German authorities are investigating a second spy case reportedly involving the United States, a week after the arrest of a German intelligence employee cast a new shadow over relations between the two countries.
Federal prosecutors said Wednesday that police raided properties in the Berlin area on "initial suspicion of activity for an intelligence agency." They did not elaborate or specify what intelligence agency was involved, but said they had not made an arrest.
"We have investigations in two cases of suspected espionage, a very serious suspicion," government spokesman Steffen Seibert later told reporters in Berlin. He declined to provide further details, citing the ongoing investigations.
The daily Sueddeutsche Zeitung reported, without naming sources, that the man being investigated worked at Germany's Defense Ministry and is suspected of spying for the United States. The news website Spiegel Online reported, also without naming sources, that the man worked in a department dealing with international security policy and had aroused the suspicion of Germany's military counter-intelligence agency because of his close contacts to alleged U.S. spies.
Defense Ministry spokesman Lt. Col. Uwe Roth declined to confirm the reports, but said the case fell "into the ministry's area of responsibility" and that Defense Minister Ursula von der Leyen had been informed.
State Department officials traveling with U.S. Secretary of State John Kerry in Beijing had no immediate comment. The White House also decided to comment, although press secretary Josh Earnest reiterated that the U.S. appreciates its "important partnership" with German national security officials. He said diplomats from the two countries are working to resolve circumstances surrounding the reports.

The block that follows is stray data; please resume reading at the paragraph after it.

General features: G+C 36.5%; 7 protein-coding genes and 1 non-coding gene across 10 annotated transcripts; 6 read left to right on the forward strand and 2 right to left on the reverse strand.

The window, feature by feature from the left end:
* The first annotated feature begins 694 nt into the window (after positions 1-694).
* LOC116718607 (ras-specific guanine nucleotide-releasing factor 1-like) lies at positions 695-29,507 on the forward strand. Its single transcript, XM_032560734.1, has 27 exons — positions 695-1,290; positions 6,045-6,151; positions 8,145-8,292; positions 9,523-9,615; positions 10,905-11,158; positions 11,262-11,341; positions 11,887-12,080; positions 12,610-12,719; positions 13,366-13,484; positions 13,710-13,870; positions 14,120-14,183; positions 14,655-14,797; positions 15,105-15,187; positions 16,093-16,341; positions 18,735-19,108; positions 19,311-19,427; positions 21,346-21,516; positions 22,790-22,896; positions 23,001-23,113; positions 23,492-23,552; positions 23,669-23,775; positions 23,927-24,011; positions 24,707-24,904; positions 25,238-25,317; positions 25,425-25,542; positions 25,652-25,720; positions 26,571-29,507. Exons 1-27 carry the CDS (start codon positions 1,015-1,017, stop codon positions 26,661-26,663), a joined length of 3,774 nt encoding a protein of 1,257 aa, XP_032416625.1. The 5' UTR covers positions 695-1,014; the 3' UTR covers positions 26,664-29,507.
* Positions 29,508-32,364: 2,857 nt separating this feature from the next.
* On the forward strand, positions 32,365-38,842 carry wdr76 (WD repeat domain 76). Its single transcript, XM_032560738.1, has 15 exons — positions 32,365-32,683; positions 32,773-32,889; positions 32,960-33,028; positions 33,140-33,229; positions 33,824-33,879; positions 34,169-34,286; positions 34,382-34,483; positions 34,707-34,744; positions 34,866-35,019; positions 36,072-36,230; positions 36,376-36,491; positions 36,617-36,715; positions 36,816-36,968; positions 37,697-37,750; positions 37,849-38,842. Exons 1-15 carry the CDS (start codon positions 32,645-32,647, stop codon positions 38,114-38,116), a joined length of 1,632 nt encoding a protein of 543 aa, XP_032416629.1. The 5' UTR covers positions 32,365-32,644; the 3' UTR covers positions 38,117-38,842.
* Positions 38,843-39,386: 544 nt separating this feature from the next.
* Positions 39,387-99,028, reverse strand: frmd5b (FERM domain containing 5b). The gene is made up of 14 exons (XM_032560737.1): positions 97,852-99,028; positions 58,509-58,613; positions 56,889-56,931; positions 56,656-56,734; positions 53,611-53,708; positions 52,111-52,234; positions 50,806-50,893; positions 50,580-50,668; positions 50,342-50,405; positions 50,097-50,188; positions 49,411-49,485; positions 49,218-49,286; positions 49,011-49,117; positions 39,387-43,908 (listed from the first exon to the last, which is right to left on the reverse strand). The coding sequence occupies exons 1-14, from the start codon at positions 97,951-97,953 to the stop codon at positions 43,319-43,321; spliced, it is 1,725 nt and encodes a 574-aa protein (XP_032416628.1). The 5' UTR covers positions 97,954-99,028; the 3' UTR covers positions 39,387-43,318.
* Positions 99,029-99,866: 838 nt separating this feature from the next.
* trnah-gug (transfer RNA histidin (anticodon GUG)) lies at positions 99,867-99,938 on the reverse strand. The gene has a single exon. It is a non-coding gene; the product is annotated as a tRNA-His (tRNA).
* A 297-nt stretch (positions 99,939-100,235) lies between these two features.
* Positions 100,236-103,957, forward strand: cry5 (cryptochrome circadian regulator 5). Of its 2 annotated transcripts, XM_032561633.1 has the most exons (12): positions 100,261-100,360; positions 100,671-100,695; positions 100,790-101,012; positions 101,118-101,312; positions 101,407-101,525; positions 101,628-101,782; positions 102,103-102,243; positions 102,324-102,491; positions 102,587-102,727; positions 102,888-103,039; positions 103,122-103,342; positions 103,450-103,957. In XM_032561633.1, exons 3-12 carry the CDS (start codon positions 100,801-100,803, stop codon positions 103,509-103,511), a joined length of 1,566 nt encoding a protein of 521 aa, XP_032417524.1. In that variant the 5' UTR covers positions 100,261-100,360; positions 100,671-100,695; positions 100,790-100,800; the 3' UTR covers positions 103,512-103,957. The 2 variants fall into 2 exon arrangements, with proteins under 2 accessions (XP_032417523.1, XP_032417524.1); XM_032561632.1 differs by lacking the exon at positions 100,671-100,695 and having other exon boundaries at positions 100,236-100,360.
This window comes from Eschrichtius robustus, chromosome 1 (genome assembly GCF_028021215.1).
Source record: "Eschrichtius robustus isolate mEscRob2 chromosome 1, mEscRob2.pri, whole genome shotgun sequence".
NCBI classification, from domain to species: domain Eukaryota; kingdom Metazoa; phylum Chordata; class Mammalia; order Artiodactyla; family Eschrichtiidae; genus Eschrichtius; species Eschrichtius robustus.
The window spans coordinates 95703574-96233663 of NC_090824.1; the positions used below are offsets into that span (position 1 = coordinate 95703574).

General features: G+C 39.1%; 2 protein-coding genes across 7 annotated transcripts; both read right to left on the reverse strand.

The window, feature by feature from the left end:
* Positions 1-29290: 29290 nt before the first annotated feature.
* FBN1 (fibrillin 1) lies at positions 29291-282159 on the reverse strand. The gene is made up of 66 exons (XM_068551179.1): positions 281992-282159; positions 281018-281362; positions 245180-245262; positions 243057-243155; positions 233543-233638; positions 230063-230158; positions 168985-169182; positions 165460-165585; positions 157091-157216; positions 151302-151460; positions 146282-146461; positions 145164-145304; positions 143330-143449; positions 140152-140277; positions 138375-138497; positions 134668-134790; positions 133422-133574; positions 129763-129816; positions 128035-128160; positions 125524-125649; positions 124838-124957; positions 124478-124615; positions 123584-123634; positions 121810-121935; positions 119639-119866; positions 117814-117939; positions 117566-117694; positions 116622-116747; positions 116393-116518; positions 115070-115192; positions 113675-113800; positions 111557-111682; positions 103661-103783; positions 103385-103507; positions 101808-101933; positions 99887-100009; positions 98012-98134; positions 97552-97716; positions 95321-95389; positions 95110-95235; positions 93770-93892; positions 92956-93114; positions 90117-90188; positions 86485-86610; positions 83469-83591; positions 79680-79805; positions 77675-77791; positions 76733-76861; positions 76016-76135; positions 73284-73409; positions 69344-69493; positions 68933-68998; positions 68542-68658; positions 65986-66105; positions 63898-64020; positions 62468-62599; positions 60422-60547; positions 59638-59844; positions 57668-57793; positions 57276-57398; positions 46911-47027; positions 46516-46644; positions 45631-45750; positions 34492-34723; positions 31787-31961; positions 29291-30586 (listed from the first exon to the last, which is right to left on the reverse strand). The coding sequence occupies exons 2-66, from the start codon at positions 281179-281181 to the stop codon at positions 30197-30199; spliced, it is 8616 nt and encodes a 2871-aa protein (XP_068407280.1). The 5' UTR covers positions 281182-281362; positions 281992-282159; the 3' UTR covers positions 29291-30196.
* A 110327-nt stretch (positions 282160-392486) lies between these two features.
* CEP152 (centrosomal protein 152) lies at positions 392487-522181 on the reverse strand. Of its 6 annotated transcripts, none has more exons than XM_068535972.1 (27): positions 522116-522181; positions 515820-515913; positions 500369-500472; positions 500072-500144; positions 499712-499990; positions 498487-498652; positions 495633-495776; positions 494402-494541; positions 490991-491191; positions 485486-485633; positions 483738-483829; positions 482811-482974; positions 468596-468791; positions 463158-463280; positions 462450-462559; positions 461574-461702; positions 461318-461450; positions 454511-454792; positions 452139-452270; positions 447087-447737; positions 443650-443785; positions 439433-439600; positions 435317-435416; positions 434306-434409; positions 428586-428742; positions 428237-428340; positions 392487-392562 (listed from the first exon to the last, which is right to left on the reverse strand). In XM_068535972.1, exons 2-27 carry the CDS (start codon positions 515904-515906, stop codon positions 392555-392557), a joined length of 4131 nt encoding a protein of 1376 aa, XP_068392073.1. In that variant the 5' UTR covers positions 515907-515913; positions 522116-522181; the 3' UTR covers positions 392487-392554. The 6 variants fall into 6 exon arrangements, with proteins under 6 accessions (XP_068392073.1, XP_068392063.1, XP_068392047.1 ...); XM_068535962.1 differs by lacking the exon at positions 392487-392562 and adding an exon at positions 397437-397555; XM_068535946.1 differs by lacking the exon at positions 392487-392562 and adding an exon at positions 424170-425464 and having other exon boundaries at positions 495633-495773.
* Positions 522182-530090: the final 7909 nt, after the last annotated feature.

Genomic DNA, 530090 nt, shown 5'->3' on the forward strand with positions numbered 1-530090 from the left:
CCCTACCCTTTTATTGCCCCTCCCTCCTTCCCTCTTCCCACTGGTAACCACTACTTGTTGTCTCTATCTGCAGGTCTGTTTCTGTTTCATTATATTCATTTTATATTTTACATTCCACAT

Last week, a 31-year-old German intelligence employee was arrested on suspicion of spying for foreign powers since 2012. German media have reported that he spied for the United States and came to authorities' attention when he recently offered his services to Russian officials in Germany by email.
The case has frayed relations between Berlin and Washington, which were already strained by reports last year that the National Security Agency had targeted Chancellor Angela Merkel's cellphone and conducted mass surveillance of Internet traffic in Germany. Those allegations have resulted in a criminal investigation and the creation of a parliamentary panel tasked with probing the NSA's activities in Germany.
The U.S. ambassador to Berlin was summoned to the Foreign Ministry on Friday after news of the first case broke.
Ambassador John B. Emerson was at the ministry again Wednesday for a meeting with a senior official, Foreign Ministry spokesman Martin Schaefer said. U.S. Embassy spokesman Peter Claussen said the meeting had been arranged on Tuesday at the embassy's request.
German Foreign Minister Frank-Walter Steinmeier said he was at a loss to understand why the U.S. would spy on his country.
"We speak to each other all the time, and nobody keeps their views secret," he said in an interview published Wednesday by the Saarbruecker Zeitung. "The attempt to use conspiratorial methods to find out about Germany's position isn't just unseemly, it's unnecessary."
Geir Moulson in Berlin contributed to this report.
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